Assam has become the first Indian state to add “transgender” as an identity category for people seeking civil service jobs, allowing 42 trans candidates to apply to sit an entry exam, an official and a campaigner said on Friday.
The application form for the exam, which recruits for state roles such as administrative officials, magistrates, and police officers, now lets applicants tick male, female or transgender, a move welcomed by local trans rights advocates.
“Forty-two (applicants) is not a small number… It is a historic decision. Assam has become the first state in India to have included us,” said Swati Bidhan Baruah of the Assam Transgender Welfare Board, which sought the change.
Calling the decision a “big victory”, she told the Thomson Reuters Foundation her group had also urged Assam’s state government to reserve a quota of civil service jobs for trans candidates.
“We are confident our demand will be met soon,” she said.
Pallab Bhattacharya, chairman of the Assam Public Service Commission, which conducts the test, said about 76,000 candidates had applied to sit this year’s examination, which will be held in December.
In April, India’s federal government instructed all ministries and departments to modify forms for recruitment tests to include “transgender” as a separate category to conform with a trans rights law passed last year.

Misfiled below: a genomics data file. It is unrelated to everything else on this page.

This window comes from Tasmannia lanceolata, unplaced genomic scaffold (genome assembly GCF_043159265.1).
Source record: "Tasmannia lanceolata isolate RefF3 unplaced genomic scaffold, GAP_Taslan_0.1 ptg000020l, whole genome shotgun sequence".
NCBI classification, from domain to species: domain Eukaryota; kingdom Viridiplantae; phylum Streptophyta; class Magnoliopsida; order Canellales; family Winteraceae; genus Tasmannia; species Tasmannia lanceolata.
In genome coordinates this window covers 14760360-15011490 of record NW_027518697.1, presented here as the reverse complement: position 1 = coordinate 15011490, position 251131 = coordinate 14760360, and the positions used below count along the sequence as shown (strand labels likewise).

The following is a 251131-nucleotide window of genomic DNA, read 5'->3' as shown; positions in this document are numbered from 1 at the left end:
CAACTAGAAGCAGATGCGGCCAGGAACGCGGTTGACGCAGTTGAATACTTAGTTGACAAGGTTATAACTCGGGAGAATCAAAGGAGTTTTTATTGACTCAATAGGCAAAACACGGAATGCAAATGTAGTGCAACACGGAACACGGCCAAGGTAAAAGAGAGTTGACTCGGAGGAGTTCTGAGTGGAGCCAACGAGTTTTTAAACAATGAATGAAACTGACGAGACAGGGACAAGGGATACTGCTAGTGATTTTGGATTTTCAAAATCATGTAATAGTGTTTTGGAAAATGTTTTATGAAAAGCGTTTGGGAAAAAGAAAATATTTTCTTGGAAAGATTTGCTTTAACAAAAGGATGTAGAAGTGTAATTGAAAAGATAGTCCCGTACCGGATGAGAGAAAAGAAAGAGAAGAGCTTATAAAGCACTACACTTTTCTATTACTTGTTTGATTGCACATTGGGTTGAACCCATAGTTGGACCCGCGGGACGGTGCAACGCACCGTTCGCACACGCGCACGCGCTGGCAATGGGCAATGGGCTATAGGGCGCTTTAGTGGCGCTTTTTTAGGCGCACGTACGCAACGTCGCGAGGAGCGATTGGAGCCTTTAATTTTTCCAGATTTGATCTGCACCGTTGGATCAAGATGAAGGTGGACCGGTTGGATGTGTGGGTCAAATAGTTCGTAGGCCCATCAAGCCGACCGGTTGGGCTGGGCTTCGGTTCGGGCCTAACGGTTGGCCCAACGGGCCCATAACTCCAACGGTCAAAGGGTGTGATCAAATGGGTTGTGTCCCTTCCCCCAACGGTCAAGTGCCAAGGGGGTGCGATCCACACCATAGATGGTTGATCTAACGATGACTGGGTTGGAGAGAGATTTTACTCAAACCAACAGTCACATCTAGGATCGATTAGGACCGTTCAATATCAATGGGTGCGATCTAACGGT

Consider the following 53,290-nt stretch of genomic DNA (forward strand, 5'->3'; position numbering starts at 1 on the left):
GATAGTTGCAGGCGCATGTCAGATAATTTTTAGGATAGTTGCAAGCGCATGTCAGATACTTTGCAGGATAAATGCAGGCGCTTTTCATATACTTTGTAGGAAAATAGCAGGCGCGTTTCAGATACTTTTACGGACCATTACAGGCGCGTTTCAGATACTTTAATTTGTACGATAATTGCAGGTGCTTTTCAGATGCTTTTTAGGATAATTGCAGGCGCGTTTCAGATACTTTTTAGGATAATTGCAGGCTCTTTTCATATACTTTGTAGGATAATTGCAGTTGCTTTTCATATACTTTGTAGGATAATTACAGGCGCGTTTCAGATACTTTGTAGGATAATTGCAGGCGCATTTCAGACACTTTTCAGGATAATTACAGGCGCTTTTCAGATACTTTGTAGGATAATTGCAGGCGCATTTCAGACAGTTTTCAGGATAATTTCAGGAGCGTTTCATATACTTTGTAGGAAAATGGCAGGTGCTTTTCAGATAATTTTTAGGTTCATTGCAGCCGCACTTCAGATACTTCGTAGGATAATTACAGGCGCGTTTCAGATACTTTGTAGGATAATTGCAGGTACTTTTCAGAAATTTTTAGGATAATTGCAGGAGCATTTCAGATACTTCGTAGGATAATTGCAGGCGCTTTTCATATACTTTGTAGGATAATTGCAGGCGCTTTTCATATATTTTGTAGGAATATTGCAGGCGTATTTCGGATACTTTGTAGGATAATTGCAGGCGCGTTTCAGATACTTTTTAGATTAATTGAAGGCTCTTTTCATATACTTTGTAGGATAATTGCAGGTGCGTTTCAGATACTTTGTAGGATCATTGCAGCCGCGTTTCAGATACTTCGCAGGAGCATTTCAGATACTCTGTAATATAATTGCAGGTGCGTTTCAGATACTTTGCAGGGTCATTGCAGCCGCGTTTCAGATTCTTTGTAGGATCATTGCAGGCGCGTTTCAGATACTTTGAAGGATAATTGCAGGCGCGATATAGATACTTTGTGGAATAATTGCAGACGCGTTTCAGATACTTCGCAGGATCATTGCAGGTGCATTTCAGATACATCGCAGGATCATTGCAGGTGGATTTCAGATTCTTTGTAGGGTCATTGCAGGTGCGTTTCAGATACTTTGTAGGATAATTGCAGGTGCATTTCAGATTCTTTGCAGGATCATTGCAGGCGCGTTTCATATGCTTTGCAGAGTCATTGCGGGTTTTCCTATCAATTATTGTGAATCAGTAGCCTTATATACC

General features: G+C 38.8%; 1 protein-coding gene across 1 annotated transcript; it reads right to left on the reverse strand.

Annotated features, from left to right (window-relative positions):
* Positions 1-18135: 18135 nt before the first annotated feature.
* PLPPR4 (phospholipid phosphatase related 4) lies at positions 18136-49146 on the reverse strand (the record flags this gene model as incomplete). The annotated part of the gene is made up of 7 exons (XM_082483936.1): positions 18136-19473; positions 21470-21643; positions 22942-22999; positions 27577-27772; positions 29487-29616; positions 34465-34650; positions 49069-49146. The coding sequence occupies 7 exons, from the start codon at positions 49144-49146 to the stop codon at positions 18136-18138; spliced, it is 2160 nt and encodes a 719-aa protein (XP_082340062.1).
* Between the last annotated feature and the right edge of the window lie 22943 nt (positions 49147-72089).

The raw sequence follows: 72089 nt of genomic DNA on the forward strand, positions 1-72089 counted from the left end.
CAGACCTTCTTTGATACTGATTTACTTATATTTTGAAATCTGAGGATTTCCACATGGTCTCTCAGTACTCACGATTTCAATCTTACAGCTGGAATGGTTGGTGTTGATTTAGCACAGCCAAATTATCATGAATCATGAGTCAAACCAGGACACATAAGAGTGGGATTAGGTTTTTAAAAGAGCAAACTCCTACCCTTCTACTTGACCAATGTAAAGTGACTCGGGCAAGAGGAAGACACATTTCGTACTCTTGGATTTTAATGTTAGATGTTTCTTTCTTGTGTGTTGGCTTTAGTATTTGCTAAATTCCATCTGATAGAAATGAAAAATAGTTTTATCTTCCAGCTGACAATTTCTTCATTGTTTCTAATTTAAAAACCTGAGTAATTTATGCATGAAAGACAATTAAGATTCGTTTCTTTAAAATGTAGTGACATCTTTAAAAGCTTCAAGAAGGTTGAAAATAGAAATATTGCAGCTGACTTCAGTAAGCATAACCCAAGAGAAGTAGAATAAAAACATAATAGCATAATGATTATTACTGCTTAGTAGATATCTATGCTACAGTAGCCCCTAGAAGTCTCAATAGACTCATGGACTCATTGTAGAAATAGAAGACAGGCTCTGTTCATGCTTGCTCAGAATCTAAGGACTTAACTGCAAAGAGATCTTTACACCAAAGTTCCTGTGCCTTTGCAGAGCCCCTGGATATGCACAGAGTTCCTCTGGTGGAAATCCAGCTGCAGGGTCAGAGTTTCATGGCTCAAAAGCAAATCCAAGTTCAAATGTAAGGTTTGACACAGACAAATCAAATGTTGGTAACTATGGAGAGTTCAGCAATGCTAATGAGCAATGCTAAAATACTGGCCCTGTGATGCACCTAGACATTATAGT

The law set out to improve the lives of about two million trans-Indians, who face discrimination in the largely conservative nation and mostly survive through begging, performing at weddings, or selling sex.
Still, campaigners have expressed concern about the limits on self-determining their gender, with the law stating they must obtain an identity certificate from a district magistrate to be declared transgender.
They also have to give proof of having undergone sex reassignment surgery if they then want to be listed as male or female.
India’s Supreme Court ruled in 2014 that trans people had equal rights but they are still often rejected by their families and denied jobs, education and healthcare.
Assam, which lies in northeast India, has a trans population of about 11,500, according to the last census of 2011.
One trans woman who filled out the state application form said sitting the entry examination could change her life, adding that she hoped to join the local police force.
“It’s a matter of pride and self respect to have a category where we can boldly mention ourselves as transgender,” the 24-year-old said, asking not to give her name.
“I want to change the system and do away with discrimination faced by the transgender community.”